Fairy Tales Reach the Heart

Prolific writer Jane Yolen is a passionate proponent of the role of traditional folk and fairy tales in the lives of children. In Touch Magic: Fantasy, Faerie and Folklore in the Literature of Childhood, she warned, “Our children are growing up without their birthright: the myths, fairy tales, fantasies and folklore that are their proper legacy. It is a serious loss.”

In the process of entertaining us, myths and folk literature perform four crucial functions, Yolen argues. They provide …

  1. a landscape of allusion
  2. insight into ancestral cultures
  3. a safe path for processing experience
  4. a framework for an individual’s beliefs and values

“When we … deprive [children] of the insights and poetic visions expressed in words that humans have produced throughout human history, we deny them – in the end – their own humanity.” We bequeath to them a dry and shallow culture.

While I agree all four functions are vital, I’d like to focus on the third and fourth roles, as they pertain to the education of the heart, which is so often neglected in our schools. As Yolen pointed out, “The best of the old stories spoke not just to the ears but to the heart as well.”

How do these old tales speak to the heart? They echo our fears, hopes, and losses. Most children aren’t conscious of their fear of abandonment, but they recognize it when they hear a story such as “Hansel and Gretel.” Folk literature explores and examines forces so fearsome as to seem almost insurmountable. Like Jack, children live in a world with giants. The tales give them tools to interpret their confusing lives. They invite young ones to envision a way to triumph over adversity, to succeed despite all obstacles. Dare to hope, the stories tell us.

There’s more. Children respond to the stark morality, the chiaroscuro of fairy tales. They understand it. They crave it. That’s why the sugary, Disney versions don’t have the same impact. G.K. Chesteron said, “If you really read the fairy tales, you will observe that one idea runs from one end of them to the other – the idea that peace and happiness can only exist on some condition. This idea, which is the core of ethics, is the core of the nursery tale.” In other words, you cannot get unless you give.

These stories reflect the human condition, in that they so often depict a condition of choice. The heroine chooses to venture “east o’ the sun and west o’ the moon” – and rescues her husband. Every choice has consequences. The wolf’s choice to climb down the chimney lands him in the pot of boiling water. Justice is served.  Every memorable story, Yolen wrote, “is about the working through evil in order to come at last to the light.”

Choose to lead young ones to these powerful old tales. They deserve no less.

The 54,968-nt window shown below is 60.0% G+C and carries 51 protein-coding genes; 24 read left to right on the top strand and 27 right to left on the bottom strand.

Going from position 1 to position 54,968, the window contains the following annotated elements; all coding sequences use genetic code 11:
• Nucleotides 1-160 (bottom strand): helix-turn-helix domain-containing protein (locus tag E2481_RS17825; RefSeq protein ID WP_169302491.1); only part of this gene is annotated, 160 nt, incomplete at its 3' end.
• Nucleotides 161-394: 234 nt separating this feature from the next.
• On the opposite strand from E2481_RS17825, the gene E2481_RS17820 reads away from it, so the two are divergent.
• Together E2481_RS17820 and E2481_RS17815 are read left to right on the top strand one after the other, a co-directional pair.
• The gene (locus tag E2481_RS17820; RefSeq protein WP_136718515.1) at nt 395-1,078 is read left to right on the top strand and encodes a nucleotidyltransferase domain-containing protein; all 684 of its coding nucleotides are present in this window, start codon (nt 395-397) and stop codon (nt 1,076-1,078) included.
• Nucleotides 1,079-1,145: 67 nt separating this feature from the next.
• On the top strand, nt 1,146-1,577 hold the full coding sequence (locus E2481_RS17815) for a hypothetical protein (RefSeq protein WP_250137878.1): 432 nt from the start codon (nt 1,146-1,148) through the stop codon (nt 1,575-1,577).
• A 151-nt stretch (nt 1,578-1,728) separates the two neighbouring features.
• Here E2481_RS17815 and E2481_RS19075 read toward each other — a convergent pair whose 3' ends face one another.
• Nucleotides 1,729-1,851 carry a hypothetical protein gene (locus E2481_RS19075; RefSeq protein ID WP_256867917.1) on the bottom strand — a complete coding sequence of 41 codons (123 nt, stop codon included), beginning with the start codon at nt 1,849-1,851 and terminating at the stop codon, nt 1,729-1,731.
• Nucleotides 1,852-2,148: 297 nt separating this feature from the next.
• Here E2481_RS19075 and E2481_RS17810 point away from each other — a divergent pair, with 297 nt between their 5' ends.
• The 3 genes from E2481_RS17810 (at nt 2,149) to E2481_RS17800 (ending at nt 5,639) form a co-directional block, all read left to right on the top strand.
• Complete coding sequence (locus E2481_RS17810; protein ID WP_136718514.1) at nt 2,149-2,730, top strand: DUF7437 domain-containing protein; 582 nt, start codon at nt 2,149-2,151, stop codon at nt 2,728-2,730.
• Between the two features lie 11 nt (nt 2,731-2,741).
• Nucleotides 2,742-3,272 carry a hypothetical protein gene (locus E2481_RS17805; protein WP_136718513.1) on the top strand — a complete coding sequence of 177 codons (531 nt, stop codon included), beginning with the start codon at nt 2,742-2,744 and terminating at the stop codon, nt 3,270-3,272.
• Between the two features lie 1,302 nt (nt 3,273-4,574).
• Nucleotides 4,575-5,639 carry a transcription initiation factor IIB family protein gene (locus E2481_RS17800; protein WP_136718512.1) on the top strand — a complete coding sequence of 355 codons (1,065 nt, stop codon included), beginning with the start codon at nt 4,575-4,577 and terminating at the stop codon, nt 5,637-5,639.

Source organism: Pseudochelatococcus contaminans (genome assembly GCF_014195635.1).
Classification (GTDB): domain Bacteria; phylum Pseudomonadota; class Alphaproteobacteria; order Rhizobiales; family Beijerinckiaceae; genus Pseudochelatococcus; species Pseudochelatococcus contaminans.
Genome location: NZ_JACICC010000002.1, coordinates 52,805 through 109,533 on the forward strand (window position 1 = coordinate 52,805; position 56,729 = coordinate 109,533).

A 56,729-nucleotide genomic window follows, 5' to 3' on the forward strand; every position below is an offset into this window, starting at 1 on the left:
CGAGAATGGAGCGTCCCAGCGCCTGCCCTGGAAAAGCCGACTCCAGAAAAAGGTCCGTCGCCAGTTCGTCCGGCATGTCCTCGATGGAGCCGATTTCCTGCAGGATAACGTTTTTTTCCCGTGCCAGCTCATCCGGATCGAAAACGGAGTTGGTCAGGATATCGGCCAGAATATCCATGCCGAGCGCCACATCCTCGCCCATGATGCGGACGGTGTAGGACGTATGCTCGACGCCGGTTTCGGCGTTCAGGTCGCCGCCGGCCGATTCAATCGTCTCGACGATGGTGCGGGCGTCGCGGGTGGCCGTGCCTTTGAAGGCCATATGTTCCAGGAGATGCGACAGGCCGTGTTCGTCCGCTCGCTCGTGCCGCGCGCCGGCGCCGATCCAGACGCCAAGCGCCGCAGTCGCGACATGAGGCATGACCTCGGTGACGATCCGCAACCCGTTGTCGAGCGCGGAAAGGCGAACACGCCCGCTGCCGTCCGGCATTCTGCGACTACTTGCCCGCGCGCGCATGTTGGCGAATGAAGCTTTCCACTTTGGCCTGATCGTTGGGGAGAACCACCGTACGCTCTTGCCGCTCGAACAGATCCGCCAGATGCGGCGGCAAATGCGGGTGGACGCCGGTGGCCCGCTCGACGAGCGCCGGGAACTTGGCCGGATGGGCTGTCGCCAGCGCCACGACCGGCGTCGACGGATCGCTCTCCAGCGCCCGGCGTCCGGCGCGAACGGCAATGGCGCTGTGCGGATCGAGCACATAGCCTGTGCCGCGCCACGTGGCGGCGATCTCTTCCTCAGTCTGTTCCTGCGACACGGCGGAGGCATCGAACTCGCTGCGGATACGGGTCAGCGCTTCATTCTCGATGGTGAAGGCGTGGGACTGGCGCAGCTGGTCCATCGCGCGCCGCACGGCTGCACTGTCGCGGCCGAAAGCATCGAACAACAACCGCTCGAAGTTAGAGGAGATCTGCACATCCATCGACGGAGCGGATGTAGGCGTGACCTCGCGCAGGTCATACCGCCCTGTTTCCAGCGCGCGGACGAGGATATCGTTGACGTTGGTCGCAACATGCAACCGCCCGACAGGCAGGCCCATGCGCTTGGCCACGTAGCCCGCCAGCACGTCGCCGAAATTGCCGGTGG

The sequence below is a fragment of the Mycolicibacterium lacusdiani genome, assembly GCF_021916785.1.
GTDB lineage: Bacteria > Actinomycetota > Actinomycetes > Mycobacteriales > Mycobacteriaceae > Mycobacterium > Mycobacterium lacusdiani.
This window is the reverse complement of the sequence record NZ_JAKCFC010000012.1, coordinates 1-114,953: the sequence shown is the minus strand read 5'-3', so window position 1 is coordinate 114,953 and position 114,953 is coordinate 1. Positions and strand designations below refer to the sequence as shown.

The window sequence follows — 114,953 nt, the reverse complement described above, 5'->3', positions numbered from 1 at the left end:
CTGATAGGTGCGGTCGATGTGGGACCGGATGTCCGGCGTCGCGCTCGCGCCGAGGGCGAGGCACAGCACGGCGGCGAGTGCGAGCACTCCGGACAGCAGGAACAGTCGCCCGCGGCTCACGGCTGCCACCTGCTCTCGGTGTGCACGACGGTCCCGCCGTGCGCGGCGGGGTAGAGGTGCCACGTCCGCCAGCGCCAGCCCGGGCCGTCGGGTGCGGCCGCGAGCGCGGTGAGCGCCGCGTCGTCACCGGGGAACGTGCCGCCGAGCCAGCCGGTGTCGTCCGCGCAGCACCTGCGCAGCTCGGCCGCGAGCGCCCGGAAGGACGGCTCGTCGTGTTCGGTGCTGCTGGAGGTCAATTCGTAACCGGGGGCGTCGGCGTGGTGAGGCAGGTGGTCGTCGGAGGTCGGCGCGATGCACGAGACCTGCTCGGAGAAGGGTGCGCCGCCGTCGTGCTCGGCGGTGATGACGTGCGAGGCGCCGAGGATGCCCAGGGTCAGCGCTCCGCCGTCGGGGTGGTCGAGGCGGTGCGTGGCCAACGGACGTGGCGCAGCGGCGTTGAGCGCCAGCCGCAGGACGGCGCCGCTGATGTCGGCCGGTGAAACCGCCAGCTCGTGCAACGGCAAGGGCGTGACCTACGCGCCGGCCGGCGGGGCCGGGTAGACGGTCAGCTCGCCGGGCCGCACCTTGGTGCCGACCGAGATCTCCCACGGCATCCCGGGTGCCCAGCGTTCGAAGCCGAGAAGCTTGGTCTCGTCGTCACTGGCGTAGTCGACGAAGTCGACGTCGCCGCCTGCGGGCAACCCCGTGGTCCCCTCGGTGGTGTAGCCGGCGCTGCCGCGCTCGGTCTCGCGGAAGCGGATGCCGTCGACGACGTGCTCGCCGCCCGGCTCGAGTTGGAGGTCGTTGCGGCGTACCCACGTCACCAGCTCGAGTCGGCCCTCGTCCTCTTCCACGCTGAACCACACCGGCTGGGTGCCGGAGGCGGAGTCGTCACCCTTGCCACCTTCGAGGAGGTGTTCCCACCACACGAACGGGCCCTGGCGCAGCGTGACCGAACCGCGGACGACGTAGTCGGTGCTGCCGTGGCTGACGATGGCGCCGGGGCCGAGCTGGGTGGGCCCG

A Few Recommended Folk and Fairy Tales … (Look for more in future posts.)

For Ages 4-6

Cousins, Lucy. Yummy: Eight Favorite Fairy Tales. Candlewick, 2009. Cousins  retells beloved classic fairy tales with simple, direct language, complemented by her large, expressive, bright gouache spreads. As in the traditional versions, poetic justice rings out loud and clear in this collection, which includes “Little Red Riding Hood,” “The Musicians of Bremen,” “Henny Penny,” “The Three Little Pigs,” “Goldilocks and the Three Bears,”  “The Three Billy Goats Gruff,” and “The Enormous Turnip.”

Aylesworth, Jim. The Gingerbread Man.

———————Goldilocks and the Three Bears.

———————Tale of Tricky Fox.

———————Aunt Pitty Patty’s Piggies.

For Ages 6-8

Andersen,  Hans Christian; Alderson, Brian, retel. Thumbelina. Candlewick, 2009.

Bruchac, Joseph. The First Strawberries.

——————— The Story of the Milky Way.

Bryan, Ashley. Ashley Bryan’s African Tales, Uh-Huh and The Lion, the Ostrich Chicks, and Other African Tales.

Lunge-Larsen, Lise. The Troll With no Heart in his Body. Houghton, 2003.

For Ages 8 and up

Andersen, Hans Christian. The Snow Queen. Retold by Naomi Lewis. Candlewick, 2009. Beautifully retold and illustrated version of Andersen’s lengthy, memorable tale of  a boy whose heart is stolen by the evil Snow Queen and the brave girl who rescues him with the warmth of her love.

Grimm, Brothers.  The Juniper Tree: and other Tales from Grimm. Jarrell, Randall and Lore Segal, ed. Il. by Maurice Sendak. Farrar, 2003.  Now classic collection includes 27 fairy tales, many of which are lesser-known tales, such as the striking title story. (Reissued)

Lewis, Naomi. Stories From the Arabian Nights. Random, 1990. While there are many versions of these stories, most don’t come near the beauty of these masterful retellings by Lewis.

Yolen, Jane. Mightier Than the Sword: World Folktales for Strong Boys. Yolen has retold folktales in which the hero uses his imagination or cleverness to resolve conflicts.

Yolen, Jane. Not One Damsel in Distress: World Folktales for Strong Girls. Houghton, 2000. Yolen deftly retells fairy and folktales featuring heroines who solve problems by being brave, clever, or industrious.

Ellen Handler Spitz Reviews “The Grimm Reader: The Classic Tales Of The Brothers Grimm” | The New Republic.




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